Thursday, July 28, 2011

Postgresql unnest function can do many wonders

I saw an interesting Postgres question on Stackoverflow

How to know if all the elements of the array are NULL?

This code works if you want to test if all the elements of the array are number 8, but doesn't work on NULLs:

SELECT 8 = ALL(ARRAY[8,8,8,8]::int[]); -- returns true


Unfortunately, you cannot use that same construct for comparing nulls, this return null:
SELECT NULL = ALL(ARRAY[NULL,NULL,NULL,NULL]::int[]);

And this returns a syntax error:
SELECT NULL IS ALL(ARRAY[NULL,NULL,NULL,NULL]::integer[]);

Fortunately, there's a function to un-nest an array to row elements; then from there, we can use the ALL construct for rows

So given this:

create table x
(
y serial,
z int[]
);

create table x
(
y serial,
z int[]
);

insert into x(z) values
(array[null,null,null]::int[]),
(array[null,7,null]::int[]),
(array[null,3,4]::int[]),
(array[null,null,null,null]::int[]),
(array[8,8,8,8]::int[]);

q_and_a=# select * from x;
 y |           z
---+-----------------------
 1 | {NULL,NULL,NULL}
 2 | {NULL,7,NULL}
 3 | {NULL,3,4}
 4 | {NULL,NULL,NULL,NULL}
 5 | {8,8,8,8}
(5 rows)


Then let's try to unnest array z from x:
q_and_a=# select *, unnest(z) from x;
 y |           z           | unnest
---+-----------------------+--------
 1 | {NULL,NULL,NULL}      |
 1 | {NULL,NULL,NULL}      |
 1 | {NULL,NULL,NULL}      |
 2 | {NULL,7,NULL}         |
 2 | {NULL,7,NULL}         |      7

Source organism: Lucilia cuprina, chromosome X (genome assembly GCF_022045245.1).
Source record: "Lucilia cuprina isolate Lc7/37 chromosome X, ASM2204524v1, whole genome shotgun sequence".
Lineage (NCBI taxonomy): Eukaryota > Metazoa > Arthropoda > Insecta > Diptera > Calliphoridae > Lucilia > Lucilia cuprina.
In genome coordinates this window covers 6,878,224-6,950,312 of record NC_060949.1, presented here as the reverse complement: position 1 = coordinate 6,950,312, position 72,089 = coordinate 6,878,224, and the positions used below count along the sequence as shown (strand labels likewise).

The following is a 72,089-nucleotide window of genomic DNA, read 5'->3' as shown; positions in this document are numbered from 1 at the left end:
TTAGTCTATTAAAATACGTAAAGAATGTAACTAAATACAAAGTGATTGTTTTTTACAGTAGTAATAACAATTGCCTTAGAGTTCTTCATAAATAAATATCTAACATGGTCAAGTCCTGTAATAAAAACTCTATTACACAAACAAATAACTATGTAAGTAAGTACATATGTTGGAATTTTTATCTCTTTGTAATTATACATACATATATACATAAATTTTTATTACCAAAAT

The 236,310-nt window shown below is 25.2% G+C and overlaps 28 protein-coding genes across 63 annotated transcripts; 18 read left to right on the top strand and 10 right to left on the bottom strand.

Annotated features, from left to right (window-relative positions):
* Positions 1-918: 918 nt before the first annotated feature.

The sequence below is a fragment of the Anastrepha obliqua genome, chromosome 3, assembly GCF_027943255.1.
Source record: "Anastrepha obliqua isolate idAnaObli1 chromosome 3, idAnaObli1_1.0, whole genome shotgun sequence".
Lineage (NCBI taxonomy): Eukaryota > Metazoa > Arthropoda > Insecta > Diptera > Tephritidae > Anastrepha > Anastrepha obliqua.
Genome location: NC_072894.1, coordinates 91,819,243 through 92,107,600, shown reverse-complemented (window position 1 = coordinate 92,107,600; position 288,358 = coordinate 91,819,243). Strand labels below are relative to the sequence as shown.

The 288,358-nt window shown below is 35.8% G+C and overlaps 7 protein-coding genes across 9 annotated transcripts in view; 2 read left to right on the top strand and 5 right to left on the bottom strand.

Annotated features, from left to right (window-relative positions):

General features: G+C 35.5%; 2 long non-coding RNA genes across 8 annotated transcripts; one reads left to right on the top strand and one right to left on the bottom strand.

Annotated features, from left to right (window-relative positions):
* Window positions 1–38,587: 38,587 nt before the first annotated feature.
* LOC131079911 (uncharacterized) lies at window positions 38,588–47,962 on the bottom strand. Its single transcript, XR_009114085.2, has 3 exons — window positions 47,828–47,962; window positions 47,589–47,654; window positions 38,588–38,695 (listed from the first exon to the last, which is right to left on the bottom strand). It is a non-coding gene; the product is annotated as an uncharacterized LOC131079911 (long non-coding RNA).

2 | {NULL,7,NULL}         |
 3 | {NULL,3,4}            |
 3 | {NULL,3,4}            |      3
 3 | {NULL,3,4}            |      4
 4 | {NULL,NULL,NULL,NULL} |
 4 | {NULL,NULL,NULL,NULL} |
 4 | {NULL,NULL,NULL,NULL} |
 4 | {NULL,NULL,NULL,NULL} |
 5 | {8,8,8,8}             |      8
 5 | {8,8,8,8}             |      8
 5 | {8,8,8,8}             |      8
 5 | {8,8,8,8}             |      8
(17 rows)

We can compare the element directly from select clause:

q_and_a=# select y, unnest(z), unnest(z) is null from x;
 y | unnest | ?column?
---+--------+----------
 1 |        | t
 1 |        | t
 1 |        | t
 2 |        | t
 2 |      7 | f
 2 |        | t
 3 |        | t
 3 |      3 | f
 3 |      4 | f
 4 |        | t
 4 |        | t
 4 |        | t
 4 |        | t
 5 |      8 | f
 5 |      8 | f
 5 |      8 | f
 5 |      8 | f
(17 rows)


Now, given that information on hand, we could proceed with this query:

with a as
(
    select y, unnest(z) as b
    from x
)
select 
 y, every(b is null)
from a 
group by y
order by y

Output:
 y | every
---+-------
 1 | t
 2 | f
 3 | f
 4 | t
 5 | f
(5 rows)


But the following is a lot better than that:

select
 y, true = ALL (select unnest(z) is null)
from x


Output:
 y | ?column?
---+----------
 1 | t
 2 | f
 3 | f
 4 | t
 5 | f
(5 rows)

If you want to make your query flexible(e.g. by way of concatenated query), you could do the following:

select
y, coalesce( true = ALL (select b is null from unnest(z) as a(b)), false )
from x

Then you can change the expression b is null to something else:

select
y, coalesce( true = ALL (select b = 8 from unnest(z) as a(b)), false )
from x

3 comments:

  1. Very help, thanks. I followed this link from stack. I'm pretty new to unnest but loving it. Question - for this last query using b=8, can't that be done just with select z from x where 8 = ALL(z) ? Thanks

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    Replies
    1. Sorry for late reply. Your comment is mistakenly flagged as spam by blogspot.

      Yes select z from x where 8 = all(z) would work too. However, it would fail if the variable for 8 has null value instead.

      The last suggested query is the least invasive when it comes to substitution of values on query string be the value is non-null or null

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